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At age of 15 he organized rhythm and blues band with few of his friends, rehearsing in his mothers beauty shop. During his high school education he used to play with Lee Morgan (trumpet) at Atlantic City. In 1959 Benny Golson offered him to perform at Jazz Workshop, San Francisco.

After that McCoy moved to New York and that marked the beginning of his professional involvement in jazz. As the first pianist in Jazztet, group led by Benny Golson and Art Farmer, he participated in Meet the Jazztet on Argo label. The recording was a commercial and critical success.

During 1960-65 he was pianist in John Coltrane Quartet accompanied with drummer Elvin Jones and bassist Jimmy Garrison. He participated on all major recordings of Quartet, but also recorded his own records for Impulse! label. He continued recording for Blue Note after leaving Quartet. McCoy recorded his first album as a leader in 1963; it was a trio with Jones and Art Davis, called Inception.

McCoy and Jones left John Coltrane Quartet unsatisfied with arrival of new musicians in group, such as Pharoah Sanders (who came in for Eric Dolphy) and Rashid Ali, free-jazz drummer often in conflict with Jones.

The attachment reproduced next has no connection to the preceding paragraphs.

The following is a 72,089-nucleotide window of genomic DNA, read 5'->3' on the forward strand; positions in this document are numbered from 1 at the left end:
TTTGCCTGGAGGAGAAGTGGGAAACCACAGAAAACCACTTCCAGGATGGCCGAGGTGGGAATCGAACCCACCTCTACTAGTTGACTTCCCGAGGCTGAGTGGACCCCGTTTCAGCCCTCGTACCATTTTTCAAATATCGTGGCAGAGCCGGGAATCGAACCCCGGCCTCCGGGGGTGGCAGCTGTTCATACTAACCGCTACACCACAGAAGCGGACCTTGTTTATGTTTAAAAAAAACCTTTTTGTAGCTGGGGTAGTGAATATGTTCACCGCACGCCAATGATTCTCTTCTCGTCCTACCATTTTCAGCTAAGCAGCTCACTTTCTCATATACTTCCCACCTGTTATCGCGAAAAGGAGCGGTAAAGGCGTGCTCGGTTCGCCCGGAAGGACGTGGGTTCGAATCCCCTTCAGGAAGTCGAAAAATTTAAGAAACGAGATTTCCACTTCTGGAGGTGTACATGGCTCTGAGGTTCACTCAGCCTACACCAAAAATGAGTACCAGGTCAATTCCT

Until 1970 McCoy continued to record for Blue Note with musicians such as Lee Morgan, Joe Henderson, Wayne Shorter, Bobby Hutcherson, Alice Coltrane and Gary Bartz. He had some hard times for two years, during which he drove a cab for some time and played with Ike and Tina Turner, mostly rhythm and blues.

 
 
 
 
 
 
 
 
 
 
McCoy
    Tyner
  biography of McCoy Tyner
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McCoy Tyner

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"The only thing I would like to say is, I hope that, with all of the technological advances that we’re making, that we don’t fail to remember that there are things like music, like in live performances, that there are people playing the music who need people to listen to it, other than just listening to it on a CD or cassette -- personal appearances are very important, and it’s good for people to show up. Sometimes things happen that don’t happen in the studio."

McCoy Tyner

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